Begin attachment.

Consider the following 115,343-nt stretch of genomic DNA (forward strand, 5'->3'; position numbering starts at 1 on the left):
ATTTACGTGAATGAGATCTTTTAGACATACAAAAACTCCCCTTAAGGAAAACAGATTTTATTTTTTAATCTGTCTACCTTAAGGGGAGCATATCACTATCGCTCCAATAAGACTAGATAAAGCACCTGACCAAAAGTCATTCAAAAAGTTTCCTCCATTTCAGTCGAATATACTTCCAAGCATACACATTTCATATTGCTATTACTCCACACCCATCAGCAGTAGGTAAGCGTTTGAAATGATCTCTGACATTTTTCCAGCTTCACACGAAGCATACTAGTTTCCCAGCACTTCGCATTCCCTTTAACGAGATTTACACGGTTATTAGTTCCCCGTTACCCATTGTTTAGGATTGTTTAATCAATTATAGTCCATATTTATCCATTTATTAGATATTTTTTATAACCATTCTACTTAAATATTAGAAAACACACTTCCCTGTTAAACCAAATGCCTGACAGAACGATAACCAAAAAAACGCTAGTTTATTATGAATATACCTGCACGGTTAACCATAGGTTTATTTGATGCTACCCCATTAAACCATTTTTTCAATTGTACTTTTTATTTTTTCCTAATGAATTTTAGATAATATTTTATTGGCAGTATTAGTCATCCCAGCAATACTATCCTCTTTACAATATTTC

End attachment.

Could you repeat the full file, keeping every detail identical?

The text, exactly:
Consider the following 115,343-nt stretch of genomic DNA (forward strand, 5'->3'; position numbering starts at 1 on the left):
ATTTACGTGAATGAGATCTTTTAGACATACAAAAACTCCCCTTAAGGAAAACAGATTTTATTTTTTAATCTGTCTACCTTAAGGGGAGCATATCACTATCGCTCCAATAAGACTAGATAAAGCACCTGACCAAAAGTCATTCAAAAAGTTTCCTCCATTTCAGTCGAATATACTTCCAAGCATACACATTTCATATTGCTATTACTCCACACCCATCAGCAGTAGGTAAGCGTTTGAAATGATCTCTGACATTTTTCCAGCTTCACACGAAGCATACTAGTTTCCCAGCACTTCGCATTCCCTTTAACGAGATTTACACGGTTATTAGTTCCCCGTTACCCATTGTTTAGGATTGTTTAATCAATTATAGTCCATATTTATCCATTTATTAGATATTTTTTATAACCATTCTACTTAAATATTAGAAAACACACTTCCCTGTTAAACCAAATGCCTGACAGAACGATAACCAAAAAAACGCTAGTTTATTATGAATATACCTGCACGGTTAACCATAGGTTTATTTGATGCTACCCCATTAAACCATTTTTTCAATTGTACTTTTTATTTTTTCCTAATGAATTTTAGATAATATTTTATTGGCAGTATTAGTCATCCCAGCAATACTATCCTCTTTACAATATTTC